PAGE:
Despite the fact that Shannon Town is largely below sea level and dependent on an informal system of embankments to protect it against flooding, the area was not given priority status in a new flood-risk management plan formally announced by Taoiseach Leo Varadkar at an event in Athlone.
Instead, Shannon has been included on a list of 118 flood relief schemes to be implemented under the Government’s ten-year €1 billion investment programme along with measures for Bunratty, Springfield, Killaloe, Kilrush and Kilkee.
The investment plan is the culmination of a review of 300 flood-risk sites, part of the Catchment Flood Risk Assessment and Management Programme (CFRAM) study that began in 2012. The plan features 42 flood relief schemes completed in 2017, these include a scheme at Sixmilebridge. Another 33 schemes, including Ennis Lower and Ennis South, were underway in 2017.
Kevin ‘Boxer’ Moran, the Minister of State responsible for the Office of Public Works, announced that the first €257 million tranches of works at 50 schemes will be moved to the design stage immediately. Two Clare schemes feature on this list, at Springfield in Clonlara, and Kilkee.
The matter was raised at the recent Shannon Municipal District meeting by Cllr Gerry Flynn who expressed disappointment that the Shannon scheme has not been given more priority. Cllr Flynn has been campaigning for some time to address flood defence deficiencies at Shannon Town and the airport.
Noting that Shannon has been included among 118 schemes to be implemented over the next ten years, Cllr Flynn said a feasibility study for Shannon should have been completed weeks ago, but according to the Government announcement, it is still ongoing.
Recalling that the flood defences at Shannon Airport were breached in 2014 during a severe weather event, Cllr Flynn said Shannon Town and the airport are intrinsically linked and must be dealt with concurrently. In conclusion, he said it is the duty of councillors to make sure this issue remains on the “front-burner and not put on the back-burner”.
Cllr Pat McMahon also acknowledged that this is a serious issue for Shannon Town, the airport and the industrial estates. He believes that any flooding of the area could have catastrophic economic consequences for Shannon and would be a disaster for people living and working here.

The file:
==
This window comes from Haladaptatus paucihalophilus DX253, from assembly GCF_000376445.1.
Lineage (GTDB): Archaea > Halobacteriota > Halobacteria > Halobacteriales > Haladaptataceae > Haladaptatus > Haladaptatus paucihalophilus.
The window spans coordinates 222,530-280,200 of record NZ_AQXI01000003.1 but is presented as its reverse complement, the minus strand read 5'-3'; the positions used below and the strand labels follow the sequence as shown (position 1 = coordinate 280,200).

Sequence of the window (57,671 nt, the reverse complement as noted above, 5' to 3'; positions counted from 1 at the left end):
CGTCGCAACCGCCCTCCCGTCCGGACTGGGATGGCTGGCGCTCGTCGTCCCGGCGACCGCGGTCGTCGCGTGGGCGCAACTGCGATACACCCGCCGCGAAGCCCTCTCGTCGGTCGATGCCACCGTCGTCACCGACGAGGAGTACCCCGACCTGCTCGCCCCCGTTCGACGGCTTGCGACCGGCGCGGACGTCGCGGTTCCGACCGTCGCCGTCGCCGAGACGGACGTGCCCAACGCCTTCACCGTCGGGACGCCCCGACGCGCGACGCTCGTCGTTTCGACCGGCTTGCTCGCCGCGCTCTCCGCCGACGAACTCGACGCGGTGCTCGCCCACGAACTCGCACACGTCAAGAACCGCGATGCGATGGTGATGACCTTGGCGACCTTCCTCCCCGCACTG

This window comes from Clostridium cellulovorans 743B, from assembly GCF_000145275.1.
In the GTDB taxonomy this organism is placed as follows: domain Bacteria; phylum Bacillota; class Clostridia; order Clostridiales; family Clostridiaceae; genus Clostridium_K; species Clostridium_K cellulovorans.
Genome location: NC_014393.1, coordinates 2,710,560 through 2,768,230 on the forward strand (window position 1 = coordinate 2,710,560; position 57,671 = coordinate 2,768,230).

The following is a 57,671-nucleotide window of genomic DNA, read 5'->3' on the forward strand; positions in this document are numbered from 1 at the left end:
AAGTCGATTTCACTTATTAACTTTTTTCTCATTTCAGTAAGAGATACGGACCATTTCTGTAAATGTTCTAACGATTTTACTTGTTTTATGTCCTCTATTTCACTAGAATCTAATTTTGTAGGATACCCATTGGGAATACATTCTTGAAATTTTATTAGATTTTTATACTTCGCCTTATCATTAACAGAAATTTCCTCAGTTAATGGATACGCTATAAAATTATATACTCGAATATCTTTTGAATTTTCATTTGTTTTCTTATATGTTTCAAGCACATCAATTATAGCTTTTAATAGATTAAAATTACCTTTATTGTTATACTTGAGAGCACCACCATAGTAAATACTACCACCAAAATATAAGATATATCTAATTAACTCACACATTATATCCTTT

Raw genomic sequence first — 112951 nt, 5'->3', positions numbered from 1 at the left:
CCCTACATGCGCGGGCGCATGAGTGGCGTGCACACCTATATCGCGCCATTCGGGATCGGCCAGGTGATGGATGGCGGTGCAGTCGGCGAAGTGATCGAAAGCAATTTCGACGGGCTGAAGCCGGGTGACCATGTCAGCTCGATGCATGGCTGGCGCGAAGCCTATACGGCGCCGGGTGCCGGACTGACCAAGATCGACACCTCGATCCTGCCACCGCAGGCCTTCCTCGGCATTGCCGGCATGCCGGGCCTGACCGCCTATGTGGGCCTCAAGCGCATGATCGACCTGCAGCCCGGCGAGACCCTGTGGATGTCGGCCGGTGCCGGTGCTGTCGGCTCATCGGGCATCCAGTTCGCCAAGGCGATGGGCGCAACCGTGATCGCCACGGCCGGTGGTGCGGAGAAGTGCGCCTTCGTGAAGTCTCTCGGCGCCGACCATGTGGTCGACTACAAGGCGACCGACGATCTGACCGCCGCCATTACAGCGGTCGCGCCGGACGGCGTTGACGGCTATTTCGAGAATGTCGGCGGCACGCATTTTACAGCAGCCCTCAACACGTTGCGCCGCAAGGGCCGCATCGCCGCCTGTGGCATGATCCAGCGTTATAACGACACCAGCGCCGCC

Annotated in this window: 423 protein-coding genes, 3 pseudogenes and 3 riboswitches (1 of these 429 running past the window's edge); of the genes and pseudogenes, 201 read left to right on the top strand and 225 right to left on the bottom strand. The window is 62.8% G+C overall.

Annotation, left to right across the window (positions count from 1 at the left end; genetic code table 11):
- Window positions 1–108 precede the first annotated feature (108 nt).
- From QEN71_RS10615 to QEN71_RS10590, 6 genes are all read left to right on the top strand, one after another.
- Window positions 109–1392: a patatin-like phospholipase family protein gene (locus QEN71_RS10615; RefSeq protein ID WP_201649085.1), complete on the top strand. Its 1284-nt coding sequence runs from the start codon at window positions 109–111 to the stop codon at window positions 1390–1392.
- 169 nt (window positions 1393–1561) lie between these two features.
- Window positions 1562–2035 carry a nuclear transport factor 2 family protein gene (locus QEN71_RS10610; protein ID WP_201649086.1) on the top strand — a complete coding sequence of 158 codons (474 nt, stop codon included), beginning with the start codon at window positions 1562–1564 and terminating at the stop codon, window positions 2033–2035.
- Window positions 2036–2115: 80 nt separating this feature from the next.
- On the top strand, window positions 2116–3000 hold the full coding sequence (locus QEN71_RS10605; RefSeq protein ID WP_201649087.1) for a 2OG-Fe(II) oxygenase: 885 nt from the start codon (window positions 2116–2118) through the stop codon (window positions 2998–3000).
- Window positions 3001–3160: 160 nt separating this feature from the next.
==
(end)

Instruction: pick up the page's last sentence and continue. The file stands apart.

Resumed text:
Cllr McMahon said he would like to see details of the Shannon flood relief scheme in this report to know exactly what the implications are. He said if this was the east coast, it would be front page news on the national media but because it’s Shannon, it doesn’t get the headlines.
As someone who witnessed the River Shannon breaching the embankments in at 5.00am in 2014, Cllr McMahon said he will never forget seeing the waves coming over the airport car-park adjacent to the hotel which he described as “a frightening scenario”. “For the first time,” he said, “I could envisage the possibility of the airport, the town and the industrial estate being flooded.”
Cllr PJ Ryan expressed disappointment that the Government report does not prioritise Shannon Town and the airport for immediate funding. He is concerned that many local residents cannot get flood risk insurance for their properties.
Fianna Fáil councillor Cathal Crowe spoke of standing on the other side of the estuary and looking across to Shannon Airport. “You could just about see the tails of the planes, which clearly indicates how the airport relates to the sea levels. At any given time the airport is 18 feet below sea level where the planes are.” Cllr Crowe claims that solutions for Shannon have been put on the long finger and it appears that the OPW wants Shannon Airport to carry the cost of repairs to the embankments and that isn’t feasible.
Putting Government spending in perspective, Cllr Crowe reminded his colleagues that the total capital spend on Dublin’s Parnell Square is €60 million this year while the capital spend for the entire County Clare is only €24 million. “We are certainly the poor relation,” he added.
Cllr Gerry Flynn further stated that a proposed scheme of 21 social houses in Shannon is on hold because the site is listed as “at-risk” in the CFRAMs report. Cllr Pat McMahon proposed that Shannon District councillors convene a special meeting to consider the report on flood risk in Shannon as soon as it becomes available.
Commenting on the issue, the council’s director of service, Liam Conneally, said Clare County Council CEO, Pat Dowling, is convening a forum in relation to the Shannon embankments work that needs to be done. Mr Conneally acknowledged that the report into flood risk at Shannon is running late and said the CEO is keen to receive the final report so that funding representations can be made to the relevant Government departments for the necessary flood alleviation works for both Shannon Town and Shannon Airport.
Mr Conneally said the matter is being treated as a priority by the local authority. He noted that high-level meeting will be held in the coming weeks and months with a view to acquiring the money once an idea of the costs is available.